- Written by Ross Jones
- Published on 04 January 2012
Design of the Crystal Acoustics TX-12SUB THX Ultra2 Certified Subwoofer
The TX-12SUB uses a single 12" driver, powered by a 200 watt rms (400 watt peak) amplifier. The naming convention is a little confusing, in that the "TX" is the higher-end Ultra2 certified sub, while the "THX" is the Select certified model. The TX-12SUB has the same dimensions and weight as the THX-12SUB. In fact, the only difference in the published specifications between the two subs is that the Ultra2 certified TX-12SUB is rated with flat anechoic response to 20 Hz, and in-room response down to 15Hz; while the Select certified sub is rated to 35Hz anechoic and 19Hz in-room response.
So where does the increased low frequency response come from? The TX-12SUB, from all external appearances, is identical to its Select-certified cousin, the THX-12SUB. Both subs use a ported design, with two large flared and dimpled ports on the rear of the unit. If you read a lot of subwoofer reviews (and why wouldn't you?), you know that ports are perhaps the most cost-effective way to increase the low frequency output of a sub. Everything from a wine glass to the space shuttle has a natural resonant frequency, and subwoofers are no different. The resonant frequency of a sub depends on several factors, including the size of the enclosure and the ports. If you really want to dig into the technical details, check out our article here. The oversimplified version is that subwoofer designers use ports to increase the low frequency output by allowing the enclosure to resonate at a lower frequency than the natural resonance frequency of the driver.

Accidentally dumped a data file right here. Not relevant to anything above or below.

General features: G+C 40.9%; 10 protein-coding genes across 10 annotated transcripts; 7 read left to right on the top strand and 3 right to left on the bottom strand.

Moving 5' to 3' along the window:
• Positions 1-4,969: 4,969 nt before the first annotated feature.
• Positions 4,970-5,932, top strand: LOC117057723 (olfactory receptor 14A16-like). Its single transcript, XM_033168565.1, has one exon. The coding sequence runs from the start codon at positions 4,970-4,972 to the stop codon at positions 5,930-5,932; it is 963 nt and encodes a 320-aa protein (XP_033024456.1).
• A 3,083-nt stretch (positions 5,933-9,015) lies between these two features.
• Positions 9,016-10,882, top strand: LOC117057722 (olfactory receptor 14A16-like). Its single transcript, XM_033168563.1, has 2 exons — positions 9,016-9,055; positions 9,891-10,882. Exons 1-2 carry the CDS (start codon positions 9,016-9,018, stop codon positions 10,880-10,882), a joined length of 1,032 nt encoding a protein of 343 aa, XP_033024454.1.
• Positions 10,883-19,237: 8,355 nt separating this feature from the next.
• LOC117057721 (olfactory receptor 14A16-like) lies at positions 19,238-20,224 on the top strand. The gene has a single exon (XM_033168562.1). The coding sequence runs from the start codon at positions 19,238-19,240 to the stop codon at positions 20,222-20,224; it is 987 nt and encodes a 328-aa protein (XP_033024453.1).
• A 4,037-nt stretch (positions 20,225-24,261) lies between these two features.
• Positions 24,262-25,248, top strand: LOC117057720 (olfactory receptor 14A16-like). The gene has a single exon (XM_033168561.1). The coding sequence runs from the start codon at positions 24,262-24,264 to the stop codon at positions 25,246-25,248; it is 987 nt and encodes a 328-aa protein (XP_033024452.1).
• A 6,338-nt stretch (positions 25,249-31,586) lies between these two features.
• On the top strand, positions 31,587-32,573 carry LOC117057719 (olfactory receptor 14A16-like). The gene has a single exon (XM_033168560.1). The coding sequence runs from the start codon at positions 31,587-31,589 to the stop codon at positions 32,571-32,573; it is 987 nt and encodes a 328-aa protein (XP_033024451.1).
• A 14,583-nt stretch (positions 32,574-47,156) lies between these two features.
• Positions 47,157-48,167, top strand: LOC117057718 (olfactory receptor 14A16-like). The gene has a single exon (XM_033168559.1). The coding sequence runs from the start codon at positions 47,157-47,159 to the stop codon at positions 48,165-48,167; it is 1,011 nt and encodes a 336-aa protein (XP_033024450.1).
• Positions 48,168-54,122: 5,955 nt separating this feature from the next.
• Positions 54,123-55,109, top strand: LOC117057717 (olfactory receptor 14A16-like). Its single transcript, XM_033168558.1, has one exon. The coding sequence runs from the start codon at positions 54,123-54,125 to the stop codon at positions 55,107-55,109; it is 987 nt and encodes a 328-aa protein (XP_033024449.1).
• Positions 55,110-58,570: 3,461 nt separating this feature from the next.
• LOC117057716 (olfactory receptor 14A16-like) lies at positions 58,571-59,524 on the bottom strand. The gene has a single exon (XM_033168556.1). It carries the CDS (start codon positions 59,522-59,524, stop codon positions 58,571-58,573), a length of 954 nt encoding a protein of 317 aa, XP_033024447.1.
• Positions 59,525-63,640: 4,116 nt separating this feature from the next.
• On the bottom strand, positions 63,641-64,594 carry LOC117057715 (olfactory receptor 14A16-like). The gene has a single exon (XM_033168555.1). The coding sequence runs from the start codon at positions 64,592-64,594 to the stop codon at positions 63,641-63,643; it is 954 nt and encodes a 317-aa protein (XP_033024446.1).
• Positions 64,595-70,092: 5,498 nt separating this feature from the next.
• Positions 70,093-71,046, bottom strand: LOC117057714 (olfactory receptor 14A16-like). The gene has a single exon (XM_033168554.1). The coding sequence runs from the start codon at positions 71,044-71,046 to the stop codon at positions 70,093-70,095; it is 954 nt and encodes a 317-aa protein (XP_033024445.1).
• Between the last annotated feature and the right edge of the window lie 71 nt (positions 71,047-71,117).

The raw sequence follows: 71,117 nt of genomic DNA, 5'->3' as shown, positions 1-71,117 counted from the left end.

Of course, there's no such thing as a free lunch, and with ported designs the downside is usually a phenomenon known as group delay. Because the port resonance starts (and ends) later than the original sound from the driver, it can result in muddy, boomy bass (think about the sound emanating from that low-rider truck stopped next to you at the traffic signal and you get the idea). Ported designs are also subject to "chuffing" from air moving through the port. The flared dimples are intended to reduce chuffing, along with placing the ports on the rear of the enclosure.
Since the published specs for the two subs appear identical, my suspicion was that the increased low frequency response of the TX-12SUB might have come from some creative port tuning. So I posed the question to Crystal's CEO/Head of R & D Vassilis Tsakiris. Here's his response: "Actually the two subwoofers are substantially different even though they use the same heavy duty woofer (with double large magnets and total weight of 9.5kgs!) and the same size cabinet. The difference is due to the new electronics design of the amplifier that directs more power below 35Hz down to 20Hz. So there is more power in the lower octave with clear advantages not only in the measurement but also in the listening experience."
The THX Ultra2 specification calls for four TX-12SUB's. The use of multiple subs is a subject of debate, but a substantial body of research (including seminal work by Harman International) suggests that the use of four subs, one along each wall, offers smooth frequency response across the room and reduces the impact of standing waves. However, for this review, I would have to settle for just one TX-12SUB.